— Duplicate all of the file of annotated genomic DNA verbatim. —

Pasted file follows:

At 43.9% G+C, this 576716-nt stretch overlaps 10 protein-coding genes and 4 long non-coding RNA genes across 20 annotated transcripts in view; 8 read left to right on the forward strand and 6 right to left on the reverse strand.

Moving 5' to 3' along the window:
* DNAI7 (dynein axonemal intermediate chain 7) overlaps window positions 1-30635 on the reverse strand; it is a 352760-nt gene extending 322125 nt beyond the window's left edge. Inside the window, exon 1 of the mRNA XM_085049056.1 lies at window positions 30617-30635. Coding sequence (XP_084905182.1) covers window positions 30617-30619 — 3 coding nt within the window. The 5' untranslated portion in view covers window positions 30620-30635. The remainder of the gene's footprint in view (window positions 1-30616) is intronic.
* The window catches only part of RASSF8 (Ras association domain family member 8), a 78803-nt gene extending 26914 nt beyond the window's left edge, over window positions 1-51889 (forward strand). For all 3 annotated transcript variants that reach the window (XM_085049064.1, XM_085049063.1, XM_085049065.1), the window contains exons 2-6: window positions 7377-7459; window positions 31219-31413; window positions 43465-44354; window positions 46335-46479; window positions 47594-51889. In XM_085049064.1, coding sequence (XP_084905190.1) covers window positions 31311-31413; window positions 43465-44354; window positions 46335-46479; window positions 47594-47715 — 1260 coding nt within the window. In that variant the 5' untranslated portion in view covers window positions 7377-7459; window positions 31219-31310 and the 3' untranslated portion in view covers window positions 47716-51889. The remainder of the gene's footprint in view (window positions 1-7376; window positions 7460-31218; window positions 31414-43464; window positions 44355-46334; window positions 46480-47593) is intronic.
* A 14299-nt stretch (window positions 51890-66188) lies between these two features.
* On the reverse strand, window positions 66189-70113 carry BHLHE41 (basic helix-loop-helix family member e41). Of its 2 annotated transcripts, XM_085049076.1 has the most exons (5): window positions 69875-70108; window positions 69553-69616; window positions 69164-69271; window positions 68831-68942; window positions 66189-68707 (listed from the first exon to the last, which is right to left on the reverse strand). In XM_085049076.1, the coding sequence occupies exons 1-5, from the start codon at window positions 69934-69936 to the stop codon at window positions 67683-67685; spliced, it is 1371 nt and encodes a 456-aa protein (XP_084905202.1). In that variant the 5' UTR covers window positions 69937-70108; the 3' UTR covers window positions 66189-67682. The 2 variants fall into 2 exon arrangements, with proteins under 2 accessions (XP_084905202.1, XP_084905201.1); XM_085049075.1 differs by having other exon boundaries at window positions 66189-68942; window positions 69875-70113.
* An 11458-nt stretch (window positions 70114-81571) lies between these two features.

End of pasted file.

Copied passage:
At 43.9% G+C, this 576716-nt stretch overlaps 10 protein-coding genes and 4 long non-coding RNA genes across 20 annotated transcripts in view; 8 read left to right on the forward strand and 6 right to left on the reverse strand.

Moving 5' to 3' along the window:
* DNAI7 (dynein axonemal intermediate chain 7) overlaps window positions 1-30635 on the reverse strand; it is a 352760-nt gene extending 322125 nt beyond the window's left edge. Inside the window, exon 1 of the mRNA XM_085049056.1 lies at window positions 30617-30635. Coding sequence (XP_084905182.1) covers window positions 30617-30619 — 3 coding nt within the window. The 5' untranslated portion in view covers window positions 30620-30635. The remainder of the gene's footprint in view (window positions 1-30616) is intronic.
* The window catches only part of RASSF8 (Ras association domain family member 8), a 78803-nt gene extending 26914 nt beyond the window's left edge, over window positions 1-51889 (forward strand). For all 3 annotated transcript variants that reach the window (XM_085049064.1, XM_085049063.1, XM_085049065.1), the window contains exons 2-6: window positions 7377-7459; window positions 31219-31413; window positions 43465-44354; window positions 46335-46479; window positions 47594-51889. In XM_085049064.1, coding sequence (XP_084905190.1) covers window positions 31311-31413; window positions 43465-44354; window positions 46335-46479; window positions 47594-47715 — 1260 coding nt within the window. In that variant the 5' untranslated portion in view covers window positions 7377-7459; window positions 31219-31310 and the 3' untranslated portion in view covers window positions 47716-51889. The remainder of the gene's footprint in view (window positions 1-7376; window positions 7460-31218; window positions 31414-43464; window positions 44355-46334; window positions 46480-47593) is intronic.
* A 14299-nt stretch (window positions 51890-66188) lies between these two features.
* On the reverse strand, window positions 66189-70113 carry BHLHE41 (basic helix-loop-helix family member e41). Of its 2 annotated transcripts, XM_085049076.1 has the most exons (5): window positions 69875-70108; window positions 69553-69616; window positions 69164-69271; window positions 68831-68942; window positions 66189-68707 (listed from the first exon to the last, which is right to left on the reverse strand). In XM_085049076.1, the coding sequence occupies exons 1-5, from the start codon at window positions 69934-69936 to the stop codon at window positions 67683-67685; spliced, it is 1371 nt and encodes a 456-aa protein (XP_084905202.1). In that variant the 5' UTR covers window positions 69937-70108; the 3' UTR covers window positions 66189-67682. The 2 variants fall into 2 exon arrangements, with proteins under 2 accessions (XP_084905202.1, XP_084905201.1); XM_085049075.1 differs by having other exon boundaries at window positions 66189-68942; window positions 69875-70113.
* An 11458-nt stretch (window positions 70114-81571) lies between these two features.